Halo 4’s Castle Map Pack DLC is out April 8, and VG247’s Dave Cook has spoken with 343 Industries and Certain Affinity about what it takes to make the perfect map.
Founded in 2006, Texas studio Certain Affinity was formed by ex-Bungie staff and has worked closely with the Halo franchise since Halo 2’s Blastacular Map Pack.
The team also created many maps for Call of Duty: World at War, Call of Duty: Black Ops, Halo: Reach and more.
Certain Affinity also developed games Age of Booty, Crimson Alliance and Halo: Combat Evolved Anniversary
You can see a trailer of the Halo 4: Castle Map Pack here, showing off all three maps – Daybreak, Perdition and Outcast.
The DLC will launch worldwide on Xbox Live from April 8 at 800 Microsoft Points.
You may not have heard of Texan developer Certain Affinity but chances are you already know their work. Besides developing Xbox Live Arcade games Age of Booty and Crimson Alliance, the team has created many multiplayer maps for a range of triple-a shooters.
The studio was responsible for a great deal of Call of Duty: Black Ops maps, as well as the game’s ‘First Strike’ DLC. When you compare these maps to the frankly boring locales found in Modern Warfare 3, you can see the team has an eye for solid map-making.
Lately Certain Affinity has turned its hand to the Halo franchise, as it co-developed Halo: Combat Evolved Anniversary and worked on Halo 4’s Forge Mode. Its next release is the game’s Castle Map Pack, due to hit Xbox Live on April 8.
It features three maps including the rocky terrain of Daybreak, the desert colony of Outcast and the evacuated city of Perdition. Each terrain tells a story and isn’t just a lazy patchwork of assets and building blocks. Best of all they have high carnage potential.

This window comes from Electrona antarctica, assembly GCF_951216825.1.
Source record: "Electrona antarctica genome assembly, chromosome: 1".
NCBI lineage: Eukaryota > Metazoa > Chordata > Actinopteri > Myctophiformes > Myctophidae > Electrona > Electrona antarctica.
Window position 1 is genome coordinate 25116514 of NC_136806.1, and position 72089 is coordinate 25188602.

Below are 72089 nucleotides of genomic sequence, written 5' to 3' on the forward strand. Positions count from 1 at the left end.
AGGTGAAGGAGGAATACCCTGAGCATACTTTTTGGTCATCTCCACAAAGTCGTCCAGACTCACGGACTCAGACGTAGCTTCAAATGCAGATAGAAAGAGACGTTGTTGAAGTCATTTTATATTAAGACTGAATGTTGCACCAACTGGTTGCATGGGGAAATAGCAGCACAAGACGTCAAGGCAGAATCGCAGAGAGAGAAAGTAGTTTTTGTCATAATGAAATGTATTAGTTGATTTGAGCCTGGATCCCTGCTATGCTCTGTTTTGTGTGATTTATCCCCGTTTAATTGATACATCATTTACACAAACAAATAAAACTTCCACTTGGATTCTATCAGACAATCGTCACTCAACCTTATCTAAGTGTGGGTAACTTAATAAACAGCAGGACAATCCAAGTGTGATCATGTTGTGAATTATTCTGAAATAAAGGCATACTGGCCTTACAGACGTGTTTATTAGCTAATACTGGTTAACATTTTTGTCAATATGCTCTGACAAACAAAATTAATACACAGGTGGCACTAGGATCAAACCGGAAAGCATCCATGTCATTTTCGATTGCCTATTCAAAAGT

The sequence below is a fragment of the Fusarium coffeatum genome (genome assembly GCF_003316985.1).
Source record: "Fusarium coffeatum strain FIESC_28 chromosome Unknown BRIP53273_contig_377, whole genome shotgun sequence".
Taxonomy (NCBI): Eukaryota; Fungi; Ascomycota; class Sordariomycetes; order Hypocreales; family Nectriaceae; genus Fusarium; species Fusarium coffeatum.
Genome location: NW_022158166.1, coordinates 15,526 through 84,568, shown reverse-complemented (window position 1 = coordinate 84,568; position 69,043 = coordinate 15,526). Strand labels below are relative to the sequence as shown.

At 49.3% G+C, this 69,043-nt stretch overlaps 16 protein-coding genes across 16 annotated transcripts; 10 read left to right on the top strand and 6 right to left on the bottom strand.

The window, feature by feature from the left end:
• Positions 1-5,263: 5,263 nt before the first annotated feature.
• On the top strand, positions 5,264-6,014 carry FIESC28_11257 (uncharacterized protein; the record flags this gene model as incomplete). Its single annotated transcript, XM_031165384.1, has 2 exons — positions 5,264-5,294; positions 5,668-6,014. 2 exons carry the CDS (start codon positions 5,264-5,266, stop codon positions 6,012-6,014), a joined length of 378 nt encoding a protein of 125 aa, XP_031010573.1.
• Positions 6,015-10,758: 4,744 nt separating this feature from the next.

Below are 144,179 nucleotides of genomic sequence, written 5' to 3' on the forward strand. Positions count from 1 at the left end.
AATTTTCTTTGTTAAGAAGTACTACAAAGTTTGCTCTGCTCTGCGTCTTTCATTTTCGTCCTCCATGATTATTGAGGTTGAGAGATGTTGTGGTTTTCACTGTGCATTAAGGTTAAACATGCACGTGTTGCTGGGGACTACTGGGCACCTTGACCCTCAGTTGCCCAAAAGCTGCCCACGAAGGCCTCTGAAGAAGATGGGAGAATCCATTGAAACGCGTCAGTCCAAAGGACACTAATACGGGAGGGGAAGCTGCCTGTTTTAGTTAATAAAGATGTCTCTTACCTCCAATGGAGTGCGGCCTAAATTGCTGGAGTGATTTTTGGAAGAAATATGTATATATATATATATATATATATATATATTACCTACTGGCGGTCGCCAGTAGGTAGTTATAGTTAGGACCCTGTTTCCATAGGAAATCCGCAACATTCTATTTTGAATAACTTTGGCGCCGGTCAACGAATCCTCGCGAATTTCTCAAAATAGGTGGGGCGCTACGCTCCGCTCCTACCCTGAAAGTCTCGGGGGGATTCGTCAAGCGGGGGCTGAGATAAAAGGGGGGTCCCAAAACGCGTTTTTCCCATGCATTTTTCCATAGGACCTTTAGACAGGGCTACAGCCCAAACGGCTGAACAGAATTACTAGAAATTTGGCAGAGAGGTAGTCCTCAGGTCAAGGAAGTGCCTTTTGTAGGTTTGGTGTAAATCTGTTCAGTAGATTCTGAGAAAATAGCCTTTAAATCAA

I recently spoke Certain Affinity producer Tom Potter, and map lead Ryan Mansfield to discuss the fundamentals of solid map design, and to learn more about the Castle pack’s vehicle-heavy environments.
343 Industries’ Dan Ayoub also spoke with me to about how the studio approaches the direction of each Halo 4 map pack, and what it’s learned from the community since the game launched in November.
“There’s really no one key to making a good map,” explained Mansfield. “The trick is that we do a lot of testing, and we’re fans of all the games we’ve worked on, like Halo. When creating the Castle Map we sat down to discuss it and in the end our finished project was nowhere close to what we started with.
“That’s because we constantly banged on our ideas – and I don’t mean the same five people – but the whole company. No matter who you are or where you’re at, you get to come in and play the game, then all ideas are accepted.
“An idea that some people came up with was, we had a good map in Daybreak for a while, and then somebody said, ‘Let’s just throw a Banshee in’. We put it in and the feel of the whole map changed, so we then altered the elevation of the terrain, the rocks and it became a new style of map.
“So there really is no one thing. It’s just a matter of listening to people’s feedback, playing the map, and letting people know if they enjoyed it or not. With designers, they subscribe to the idea of ‘Don’t fall in love with your idea’, because it could change on a dime.”
If there’s one thing the Halo franchise has been perfectly attuned to over the years, it’s the idea of community. Ayoub explained that each Halo 4 map pack was borne out of a gap in the player-base, which could be anything from desired features, unexplored mechanics and more.